Chloe ChesneyPhD Candidate, Centre for Research in Anthropology (CRIA), NOVA University Lisbon
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About Chloe Chesney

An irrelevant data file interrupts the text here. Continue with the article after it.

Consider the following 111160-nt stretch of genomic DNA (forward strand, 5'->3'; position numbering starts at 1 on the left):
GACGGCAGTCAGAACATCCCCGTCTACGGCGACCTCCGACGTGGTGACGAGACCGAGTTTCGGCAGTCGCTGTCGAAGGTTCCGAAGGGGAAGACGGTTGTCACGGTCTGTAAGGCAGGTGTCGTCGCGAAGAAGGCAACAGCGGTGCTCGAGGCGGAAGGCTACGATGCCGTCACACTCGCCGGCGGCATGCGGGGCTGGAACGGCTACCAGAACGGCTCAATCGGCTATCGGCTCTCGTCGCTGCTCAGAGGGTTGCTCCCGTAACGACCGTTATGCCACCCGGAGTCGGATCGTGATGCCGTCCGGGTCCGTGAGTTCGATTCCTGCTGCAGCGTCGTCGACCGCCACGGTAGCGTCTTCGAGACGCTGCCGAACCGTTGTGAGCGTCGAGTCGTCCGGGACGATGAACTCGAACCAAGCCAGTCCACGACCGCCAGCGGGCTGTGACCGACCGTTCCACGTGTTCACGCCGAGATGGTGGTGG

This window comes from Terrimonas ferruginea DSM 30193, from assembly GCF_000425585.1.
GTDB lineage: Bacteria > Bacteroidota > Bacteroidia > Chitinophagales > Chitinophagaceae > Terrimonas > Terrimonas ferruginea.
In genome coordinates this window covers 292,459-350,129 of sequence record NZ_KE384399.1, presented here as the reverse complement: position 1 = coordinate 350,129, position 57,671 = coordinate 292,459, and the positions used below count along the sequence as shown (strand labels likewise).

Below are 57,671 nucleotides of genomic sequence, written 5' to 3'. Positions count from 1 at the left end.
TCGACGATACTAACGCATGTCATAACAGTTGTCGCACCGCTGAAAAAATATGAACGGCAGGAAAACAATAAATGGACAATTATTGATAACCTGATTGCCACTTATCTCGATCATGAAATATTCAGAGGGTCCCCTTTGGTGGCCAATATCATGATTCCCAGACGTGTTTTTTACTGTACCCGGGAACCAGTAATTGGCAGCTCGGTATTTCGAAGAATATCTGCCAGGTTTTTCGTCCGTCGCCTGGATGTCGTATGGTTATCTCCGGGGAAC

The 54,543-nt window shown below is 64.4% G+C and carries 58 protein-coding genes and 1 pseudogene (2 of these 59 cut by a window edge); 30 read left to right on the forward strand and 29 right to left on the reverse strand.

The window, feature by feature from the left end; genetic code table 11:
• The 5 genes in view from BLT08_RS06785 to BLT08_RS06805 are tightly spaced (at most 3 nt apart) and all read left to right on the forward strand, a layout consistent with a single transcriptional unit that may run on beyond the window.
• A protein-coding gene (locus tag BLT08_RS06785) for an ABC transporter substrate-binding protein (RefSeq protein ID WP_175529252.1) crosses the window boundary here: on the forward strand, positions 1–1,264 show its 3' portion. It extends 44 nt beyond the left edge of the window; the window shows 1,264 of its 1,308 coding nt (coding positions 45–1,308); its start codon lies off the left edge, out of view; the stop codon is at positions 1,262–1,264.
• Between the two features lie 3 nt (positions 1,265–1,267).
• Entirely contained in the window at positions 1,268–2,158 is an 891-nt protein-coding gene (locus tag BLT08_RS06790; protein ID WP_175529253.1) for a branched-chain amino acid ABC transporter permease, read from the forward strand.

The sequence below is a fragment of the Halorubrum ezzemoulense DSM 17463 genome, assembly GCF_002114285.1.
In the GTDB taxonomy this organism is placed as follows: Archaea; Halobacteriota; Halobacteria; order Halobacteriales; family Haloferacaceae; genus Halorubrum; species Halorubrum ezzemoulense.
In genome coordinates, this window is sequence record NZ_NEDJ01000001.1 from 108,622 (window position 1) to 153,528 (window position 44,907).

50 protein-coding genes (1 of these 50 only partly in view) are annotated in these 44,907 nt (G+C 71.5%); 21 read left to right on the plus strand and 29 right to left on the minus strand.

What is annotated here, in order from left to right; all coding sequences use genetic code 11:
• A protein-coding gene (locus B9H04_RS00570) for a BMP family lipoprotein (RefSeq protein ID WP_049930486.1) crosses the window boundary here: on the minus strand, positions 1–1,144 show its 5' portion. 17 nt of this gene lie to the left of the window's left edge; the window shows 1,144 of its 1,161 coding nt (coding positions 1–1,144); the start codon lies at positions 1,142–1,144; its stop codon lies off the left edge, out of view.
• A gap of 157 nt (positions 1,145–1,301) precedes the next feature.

My principal research interests lie in understanding the socio-cultural development of humans, the relationships between humans and wildlife and the influence of anthropogenic activities on biodiversity. I am passionate about the inclusion of existing cultural beliefs into conservation strategy and acknowledging the key role of people who share their landscape with protected species. My research and practical work to date has used interdisciplinary socio-ecological data to understand and address conservation dynamics, and issues and I am interested in taking this to the next level by developing novel techniques to achieve more effective and sustainable conservation outcomes in the long-term. I graduated with a BA degree with honors in History and Anthropology (2017) and a MSc in Primate Conservation (Human-Primate Interface) (2018) from Oxford Brookes University in the UK, which gave me an excellent grounding in the methods and application of multidisciplinary approaches. When planning my undergraduate dissertation in 2014, I developed an interest in understanding how cultural practices and beliefs influence peoples’ attitudes and behaviors towards the environment. I have been both conducting research and working in practical conservation roles across West Africa and South-East Asia developing and applying skills in this area ever since. Working in Sierra Leone, I have seen first hand the effects of top-down conservation action on people living in protected areas and the subsequent adverse effects on the habitat and the wildlife. Interestingly, nature often finds ways to adapt and chimpanzees are an excellent example of a species that can flexibly respond to anthropogenic habitat modifications. In my positions as Assistant Conservation Manager in Sierra Leone and Technical Research Advisor in Guinea Bissau, I conducted research on spatio-temporal use of habitats by people and animals, community conservation projects and environmental education programmes, with a particular focus on chimpanzees. I am extremely passionate about building on this research to further investigate and understand local practices and perceptions of wildlife and conservation projects in order to incorporate what people are already doing into conservation approaches. And so, in September 2021 I started a PhD in Anthropology at ISCTE and NOVA FCSH.